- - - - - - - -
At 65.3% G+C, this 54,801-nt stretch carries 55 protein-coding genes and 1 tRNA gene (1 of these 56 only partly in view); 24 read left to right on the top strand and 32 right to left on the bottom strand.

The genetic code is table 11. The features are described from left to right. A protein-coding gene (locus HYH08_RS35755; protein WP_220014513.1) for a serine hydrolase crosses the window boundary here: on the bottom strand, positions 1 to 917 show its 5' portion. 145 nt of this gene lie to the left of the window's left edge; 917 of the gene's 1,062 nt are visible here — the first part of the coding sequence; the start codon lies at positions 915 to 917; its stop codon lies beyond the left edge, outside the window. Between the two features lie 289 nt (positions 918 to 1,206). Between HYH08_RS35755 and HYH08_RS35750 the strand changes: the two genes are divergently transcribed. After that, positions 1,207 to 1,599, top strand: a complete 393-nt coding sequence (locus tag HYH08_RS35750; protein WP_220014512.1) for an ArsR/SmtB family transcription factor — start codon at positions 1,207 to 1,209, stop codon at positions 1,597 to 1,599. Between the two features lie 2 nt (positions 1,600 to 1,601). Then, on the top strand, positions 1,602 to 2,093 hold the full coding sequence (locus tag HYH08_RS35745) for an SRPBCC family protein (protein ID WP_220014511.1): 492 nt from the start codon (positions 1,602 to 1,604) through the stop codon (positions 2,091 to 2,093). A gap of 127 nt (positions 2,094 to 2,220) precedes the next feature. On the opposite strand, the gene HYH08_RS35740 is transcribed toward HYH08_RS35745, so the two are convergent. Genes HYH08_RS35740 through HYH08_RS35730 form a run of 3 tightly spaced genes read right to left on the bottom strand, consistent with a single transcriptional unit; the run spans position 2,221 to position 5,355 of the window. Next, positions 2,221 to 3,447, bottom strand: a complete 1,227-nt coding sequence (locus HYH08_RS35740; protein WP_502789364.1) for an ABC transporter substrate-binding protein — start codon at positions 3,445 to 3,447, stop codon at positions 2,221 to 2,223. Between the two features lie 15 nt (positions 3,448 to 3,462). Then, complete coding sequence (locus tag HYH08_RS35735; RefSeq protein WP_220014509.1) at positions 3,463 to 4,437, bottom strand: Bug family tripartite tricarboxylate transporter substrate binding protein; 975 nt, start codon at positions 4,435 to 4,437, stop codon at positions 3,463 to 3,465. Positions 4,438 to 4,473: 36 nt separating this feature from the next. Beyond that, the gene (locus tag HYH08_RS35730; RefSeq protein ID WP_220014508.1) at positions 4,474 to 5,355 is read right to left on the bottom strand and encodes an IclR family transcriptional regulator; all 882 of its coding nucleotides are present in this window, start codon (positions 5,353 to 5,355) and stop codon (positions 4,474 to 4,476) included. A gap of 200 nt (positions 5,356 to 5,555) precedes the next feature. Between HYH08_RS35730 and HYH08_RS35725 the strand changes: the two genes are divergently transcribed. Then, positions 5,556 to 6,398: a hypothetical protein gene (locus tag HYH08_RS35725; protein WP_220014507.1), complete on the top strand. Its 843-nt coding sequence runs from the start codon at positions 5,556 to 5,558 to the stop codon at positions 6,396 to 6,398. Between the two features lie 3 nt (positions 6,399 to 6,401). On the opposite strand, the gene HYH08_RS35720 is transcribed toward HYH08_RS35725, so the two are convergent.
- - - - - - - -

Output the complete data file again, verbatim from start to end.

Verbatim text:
At 65.3% G+C, this 54,801-nt stretch carries 55 protein-coding genes and 1 tRNA gene (1 of these 56 only partly in view); 24 read left to right on the top strand and 32 right to left on the bottom strand.

The genetic code is table 11. The features are described from left to right. A protein-coding gene (locus HYH08_RS35755; protein WP_220014513.1) for a serine hydrolase crosses the window boundary here: on the bottom strand, positions 1 to 917 show its 5' portion. 145 nt of this gene lie to the left of the window's left edge; 917 of the gene's 1,062 nt are visible here — the first part of the coding sequence; the start codon lies at positions 915 to 917; its stop codon lies beyond the left edge, outside the window. Between the two features lie 289 nt (positions 918 to 1,206). Between HYH08_RS35755 and HYH08_RS35750 the strand changes: the two genes are divergently transcribed. After that, positions 1,207 to 1,599, top strand: a complete 393-nt coding sequence (locus tag HYH08_RS35750; protein WP_220014512.1) for an ArsR/SmtB family transcription factor — start codon at positions 1,207 to 1,209, stop codon at positions 1,597 to 1,599. Between the two features lie 2 nt (positions 1,600 to 1,601). Then, on the top strand, positions 1,602 to 2,093 hold the full coding sequence (locus tag HYH08_RS35745) for an SRPBCC family protein (protein ID WP_220014511.1): 492 nt from the start codon (positions 1,602 to 1,604) through the stop codon (positions 2,091 to 2,093). A gap of 127 nt (positions 2,094 to 2,220) precedes the next feature. On the opposite strand, the gene HYH08_RS35740 is transcribed toward HYH08_RS35745, so the two are convergent. Genes HYH08_RS35740 through HYH08_RS35730 form a run of 3 tightly spaced genes read right to left on the bottom strand, consistent with a single transcriptional unit; the run spans position 2,221 to position 5,355 of the window. Next, positions 2,221 to 3,447, bottom strand: a complete 1,227-nt coding sequence (locus HYH08_RS35740; protein WP_502789364.1) for an ABC transporter substrate-binding protein — start codon at positions 3,445 to 3,447, stop codon at positions 2,221 to 2,223. Between the two features lie 15 nt (positions 3,448 to 3,462). Then, complete coding sequence (locus tag HYH08_RS35735; RefSeq protein WP_220014509.1) at positions 3,463 to 4,437, bottom strand: Bug family tripartite tricarboxylate transporter substrate binding protein; 975 nt, start codon at positions 4,435 to 4,437, stop codon at positions 3,463 to 3,465. Positions 4,438 to 4,473: 36 nt separating this feature from the next. Beyond that, the gene (locus tag HYH08_RS35730; RefSeq protein ID WP_220014508.1) at positions 4,474 to 5,355 is read right to left on the bottom strand and encodes an IclR family transcriptional regulator; all 882 of its coding nucleotides are present in this window, start codon (positions 5,353 to 5,355) and stop codon (positions 4,474 to 4,476) included. A gap of 200 nt (positions 5,356 to 5,555) precedes the next feature. Between HYH08_RS35730 and HYH08_RS35725 the strand changes: the two genes are divergently transcribed. Then, positions 5,556 to 6,398: a hypothetical protein gene (locus tag HYH08_RS35725; protein WP_220014507.1), complete on the top strand. Its 843-nt coding sequence runs from the start codon at positions 5,556 to 5,558 to the stop codon at positions 6,396 to 6,398. Between the two features lie 3 nt (positions 6,399 to 6,401). On the opposite strand, the gene HYH08_RS35720 is transcribed toward HYH08_RS35725, so the two are convergent.